In recent years the number of vehicles occupying roadways in major cities has rapidly intensified. The result is increased commuter travel time, reduced traffic safety and higher traffic-related pollutant emissions. With limited land space making new roads very costly, the use of traffic management techniques is the only practical option for relieving this congestion.


Enabling communities to proactively respond to traffic related events, Digital Security and Surveillance (DSS) intelligent traffic control (ITC) systems use Intel® Core™ and Atom ™ processor-based devices to perform real time analysis of traffic conditions, determine vehicle and driver behavior and autonomously manage traffic flow.


What’s more, these systems can be used by municipalities worldwide not only to battle city congestion and pollution but, by controlling evacuation in an orderly manner, as a powerful tool during disaster management situations (floods, storms, wild fires, etc.). ITC can help authorities know how to distribute law enforcement resources, preempt traffic lights’ normal operation and allow safe passage of emergency vehicles at an intersection. During disasters ITC systems also can temporary permit road shoulder use, regulate ramp metering and provide motorists with timely warnings.


Legacy traffic control systems rely on inductive-loop traffic detectors, installed on the surface of a road to detect vehicles passing or arriving at a certain point, for instance an intersection or motorway entrance. When a vehicle passes over the loop or is stopped within the loop, the vehicle induces eddy currents in the wire loops, which decrease their inductance. The decreased inductance actuates an electronics unit output which sends a pulse to the traffic signal controller signifying the passage or presence of a vehicle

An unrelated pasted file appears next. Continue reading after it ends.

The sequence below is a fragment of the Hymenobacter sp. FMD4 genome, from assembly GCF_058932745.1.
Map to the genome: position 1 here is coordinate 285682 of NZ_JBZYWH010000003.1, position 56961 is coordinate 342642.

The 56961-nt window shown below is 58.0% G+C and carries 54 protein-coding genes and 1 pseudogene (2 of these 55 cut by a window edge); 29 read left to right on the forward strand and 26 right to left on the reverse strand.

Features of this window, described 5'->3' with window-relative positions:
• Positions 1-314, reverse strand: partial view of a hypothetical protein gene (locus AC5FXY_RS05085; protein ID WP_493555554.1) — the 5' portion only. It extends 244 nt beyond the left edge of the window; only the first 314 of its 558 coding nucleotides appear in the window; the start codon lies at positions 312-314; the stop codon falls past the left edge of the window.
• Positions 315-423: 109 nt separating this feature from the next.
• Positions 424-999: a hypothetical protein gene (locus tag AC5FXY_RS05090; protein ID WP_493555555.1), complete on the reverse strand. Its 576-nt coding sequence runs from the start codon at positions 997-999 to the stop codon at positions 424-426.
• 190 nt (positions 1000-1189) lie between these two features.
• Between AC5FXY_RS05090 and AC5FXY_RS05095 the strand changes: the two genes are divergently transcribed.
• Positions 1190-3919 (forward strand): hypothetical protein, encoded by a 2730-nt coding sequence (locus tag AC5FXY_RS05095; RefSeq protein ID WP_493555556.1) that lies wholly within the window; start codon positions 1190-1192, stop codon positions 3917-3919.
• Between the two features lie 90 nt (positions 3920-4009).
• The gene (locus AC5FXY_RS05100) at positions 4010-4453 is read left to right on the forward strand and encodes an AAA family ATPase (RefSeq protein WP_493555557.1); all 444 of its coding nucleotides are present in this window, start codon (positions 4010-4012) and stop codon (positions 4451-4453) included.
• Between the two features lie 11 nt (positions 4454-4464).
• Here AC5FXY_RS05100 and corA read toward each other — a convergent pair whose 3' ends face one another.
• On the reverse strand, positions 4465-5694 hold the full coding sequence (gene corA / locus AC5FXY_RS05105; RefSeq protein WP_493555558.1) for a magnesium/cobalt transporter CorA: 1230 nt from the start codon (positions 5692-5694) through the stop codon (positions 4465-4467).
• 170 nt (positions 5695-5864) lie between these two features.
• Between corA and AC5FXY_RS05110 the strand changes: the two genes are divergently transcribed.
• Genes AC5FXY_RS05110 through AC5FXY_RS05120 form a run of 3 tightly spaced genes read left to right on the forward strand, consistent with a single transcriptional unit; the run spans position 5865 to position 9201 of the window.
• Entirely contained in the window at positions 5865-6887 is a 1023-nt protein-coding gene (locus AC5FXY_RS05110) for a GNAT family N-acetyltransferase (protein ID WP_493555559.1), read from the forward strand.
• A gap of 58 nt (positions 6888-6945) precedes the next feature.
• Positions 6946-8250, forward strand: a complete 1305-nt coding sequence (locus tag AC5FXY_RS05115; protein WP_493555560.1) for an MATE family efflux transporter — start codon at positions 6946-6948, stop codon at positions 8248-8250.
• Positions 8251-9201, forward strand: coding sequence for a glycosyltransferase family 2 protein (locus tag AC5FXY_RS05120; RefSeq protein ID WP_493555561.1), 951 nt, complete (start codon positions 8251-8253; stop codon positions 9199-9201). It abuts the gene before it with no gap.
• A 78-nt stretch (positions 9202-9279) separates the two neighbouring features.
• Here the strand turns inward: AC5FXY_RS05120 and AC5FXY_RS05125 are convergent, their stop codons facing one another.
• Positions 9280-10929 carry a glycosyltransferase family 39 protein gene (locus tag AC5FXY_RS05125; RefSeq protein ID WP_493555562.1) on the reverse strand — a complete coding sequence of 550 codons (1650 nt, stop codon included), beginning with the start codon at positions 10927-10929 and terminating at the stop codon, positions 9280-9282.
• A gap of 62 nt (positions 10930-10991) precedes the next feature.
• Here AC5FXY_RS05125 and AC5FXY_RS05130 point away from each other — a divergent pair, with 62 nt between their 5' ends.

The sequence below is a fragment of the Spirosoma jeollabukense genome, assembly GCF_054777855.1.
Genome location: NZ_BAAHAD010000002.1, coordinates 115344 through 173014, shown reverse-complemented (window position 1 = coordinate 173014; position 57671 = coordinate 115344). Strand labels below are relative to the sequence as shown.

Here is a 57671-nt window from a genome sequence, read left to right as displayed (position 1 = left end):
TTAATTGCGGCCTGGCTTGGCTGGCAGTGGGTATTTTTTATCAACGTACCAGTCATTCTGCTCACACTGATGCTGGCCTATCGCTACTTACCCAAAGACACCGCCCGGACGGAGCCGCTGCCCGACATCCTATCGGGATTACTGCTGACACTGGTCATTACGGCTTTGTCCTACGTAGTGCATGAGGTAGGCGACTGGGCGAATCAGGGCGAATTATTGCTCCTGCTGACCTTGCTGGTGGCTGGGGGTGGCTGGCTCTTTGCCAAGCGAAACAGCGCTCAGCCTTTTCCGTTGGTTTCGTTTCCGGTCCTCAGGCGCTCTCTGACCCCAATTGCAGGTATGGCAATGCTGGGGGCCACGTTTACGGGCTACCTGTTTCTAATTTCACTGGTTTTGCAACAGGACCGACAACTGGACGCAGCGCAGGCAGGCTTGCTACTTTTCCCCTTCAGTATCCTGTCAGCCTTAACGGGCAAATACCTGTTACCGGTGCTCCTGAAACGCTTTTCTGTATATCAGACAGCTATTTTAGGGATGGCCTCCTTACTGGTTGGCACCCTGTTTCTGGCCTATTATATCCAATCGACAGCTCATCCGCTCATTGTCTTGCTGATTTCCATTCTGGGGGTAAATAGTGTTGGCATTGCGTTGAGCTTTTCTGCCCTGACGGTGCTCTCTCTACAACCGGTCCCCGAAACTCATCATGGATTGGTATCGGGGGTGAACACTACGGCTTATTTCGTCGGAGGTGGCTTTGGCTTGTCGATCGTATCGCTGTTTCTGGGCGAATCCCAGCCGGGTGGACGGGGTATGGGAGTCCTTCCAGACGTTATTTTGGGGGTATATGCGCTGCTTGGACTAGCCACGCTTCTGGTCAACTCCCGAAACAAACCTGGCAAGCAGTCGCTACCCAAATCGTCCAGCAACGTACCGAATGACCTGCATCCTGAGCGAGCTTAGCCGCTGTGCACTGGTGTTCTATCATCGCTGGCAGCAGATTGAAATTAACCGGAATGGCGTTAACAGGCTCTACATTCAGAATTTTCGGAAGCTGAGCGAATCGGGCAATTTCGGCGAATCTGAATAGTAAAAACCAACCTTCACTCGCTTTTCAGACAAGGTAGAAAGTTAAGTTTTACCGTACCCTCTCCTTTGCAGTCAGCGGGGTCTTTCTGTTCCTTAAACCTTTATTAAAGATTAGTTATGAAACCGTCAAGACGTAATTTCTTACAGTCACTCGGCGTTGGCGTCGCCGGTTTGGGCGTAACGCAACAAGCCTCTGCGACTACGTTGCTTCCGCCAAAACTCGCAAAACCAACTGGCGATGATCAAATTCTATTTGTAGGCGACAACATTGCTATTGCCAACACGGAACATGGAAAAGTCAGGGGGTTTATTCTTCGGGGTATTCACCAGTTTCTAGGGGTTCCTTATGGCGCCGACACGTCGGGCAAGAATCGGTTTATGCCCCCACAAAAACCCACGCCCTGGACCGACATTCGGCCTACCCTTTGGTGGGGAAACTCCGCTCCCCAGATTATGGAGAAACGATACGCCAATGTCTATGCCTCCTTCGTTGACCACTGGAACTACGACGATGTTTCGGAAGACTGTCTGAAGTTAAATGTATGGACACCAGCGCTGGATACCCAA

One of the main shortcomings of these under-pavement traffic loop detectors is that they are expensive to install and maintain.  Moreover, they cannot be replaced or fixed without disturbing traffic.


For all of these reasons video-based traffic flow analysis is getting more attention. Video sensor systems utilize sophisticated algorithms to detect traffic incidents, measure traffic flow and track vehicles across multiple lanes. These traffic control strategies interconnect closed-circuit television, video analytics, video recorders to store content for reference later on and network data communicators to pass this information on to remote, mobile or central traffic control management teams (see Fig. 1 below)


Figure 1.png


Figure 1 A typical video-based DSS surveillance system


Multi-functional devices such as the Axiomtek rBOX104 Embedded Field Controller provide the traffic control system with the required traffic data and at the same time transmits video images of the junction or motorway section under surveillance to a processing center. The DIN-rack, fanless embedded computer supports low power Intel® Atom™ processors Z510PT (1.1 GHz) or Z520PT (1.33 GHz).  With an extended temperature range of -40°C to 70°C it can be used in extremely hot or cold environments. Multiple built-in serial ports, high-speed LANs and USB 2.0 ports enable fast and efficient data computation, communication and acquisition. Supporting Power-over-Ethernet on ports 1 to 4 makes it ideally suited for outdoor applications that employ PoE IP cameras.


A Network Video Recorder (NVR) Interfaces with these IP cameras. Its primary focus is on video decoding and display and local video storage. An NVR will likely require more LAN ports with more robust throughput capabilities than a stand-alone digital video recorder (DVR) because of the incoming IP packets that carry encoded video information from the connected IP cameras.